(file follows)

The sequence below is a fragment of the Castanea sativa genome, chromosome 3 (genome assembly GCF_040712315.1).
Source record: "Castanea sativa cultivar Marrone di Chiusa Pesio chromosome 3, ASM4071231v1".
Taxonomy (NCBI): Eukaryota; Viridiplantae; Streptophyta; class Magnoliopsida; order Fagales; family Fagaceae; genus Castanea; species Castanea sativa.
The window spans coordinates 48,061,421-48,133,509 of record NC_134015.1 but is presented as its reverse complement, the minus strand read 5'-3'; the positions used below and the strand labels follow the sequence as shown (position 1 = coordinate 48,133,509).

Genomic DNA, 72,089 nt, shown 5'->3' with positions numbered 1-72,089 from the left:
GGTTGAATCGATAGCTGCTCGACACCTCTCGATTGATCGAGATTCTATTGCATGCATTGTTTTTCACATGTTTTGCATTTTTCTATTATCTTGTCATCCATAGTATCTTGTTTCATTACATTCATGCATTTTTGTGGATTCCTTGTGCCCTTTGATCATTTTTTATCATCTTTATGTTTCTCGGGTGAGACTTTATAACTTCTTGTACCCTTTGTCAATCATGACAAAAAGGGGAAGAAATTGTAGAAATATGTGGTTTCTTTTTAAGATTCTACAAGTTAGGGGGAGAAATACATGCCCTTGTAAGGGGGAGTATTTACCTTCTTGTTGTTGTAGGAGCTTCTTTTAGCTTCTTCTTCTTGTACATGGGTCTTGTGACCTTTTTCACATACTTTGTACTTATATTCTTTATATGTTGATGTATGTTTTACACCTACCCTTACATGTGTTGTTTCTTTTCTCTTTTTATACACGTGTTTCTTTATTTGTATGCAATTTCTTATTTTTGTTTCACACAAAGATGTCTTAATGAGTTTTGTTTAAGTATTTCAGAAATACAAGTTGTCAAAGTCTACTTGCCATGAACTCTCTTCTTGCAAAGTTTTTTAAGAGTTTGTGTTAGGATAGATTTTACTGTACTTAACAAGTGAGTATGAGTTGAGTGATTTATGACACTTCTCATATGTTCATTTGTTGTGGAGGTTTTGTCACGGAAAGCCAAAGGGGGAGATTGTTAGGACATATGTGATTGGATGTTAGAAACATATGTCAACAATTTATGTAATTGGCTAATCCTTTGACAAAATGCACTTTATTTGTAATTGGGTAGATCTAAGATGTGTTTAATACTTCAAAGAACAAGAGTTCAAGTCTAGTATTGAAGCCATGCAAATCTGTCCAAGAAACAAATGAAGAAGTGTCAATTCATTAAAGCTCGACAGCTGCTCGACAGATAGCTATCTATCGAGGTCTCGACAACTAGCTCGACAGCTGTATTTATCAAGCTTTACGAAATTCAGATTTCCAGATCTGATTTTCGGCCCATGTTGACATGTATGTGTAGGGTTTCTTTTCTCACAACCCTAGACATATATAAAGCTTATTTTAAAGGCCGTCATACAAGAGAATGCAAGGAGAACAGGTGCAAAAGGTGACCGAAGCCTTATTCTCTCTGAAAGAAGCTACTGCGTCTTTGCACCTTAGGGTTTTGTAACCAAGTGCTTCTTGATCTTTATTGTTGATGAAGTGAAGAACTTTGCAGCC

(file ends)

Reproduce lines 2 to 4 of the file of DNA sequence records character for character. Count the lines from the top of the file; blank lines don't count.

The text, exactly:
Source record: "Castanea sativa cultivar Marrone di Chiusa Pesio chromosome 3, ASM4071231v1".
Taxonomy (NCBI): Eukaryota; Viridiplantae; Streptophyta; class Magnoliopsida; order Fagales; family Fagaceae; genus Castanea; species Castanea sativa.
The window spans coordinates 48,061,421-48,133,509 of record NC_134015.1 but is presented as its reverse complement, the minus strand read 5'-3'; the positions used below and the strand labels follow the sequence as shown (position 1 = coordinate 48,133,509).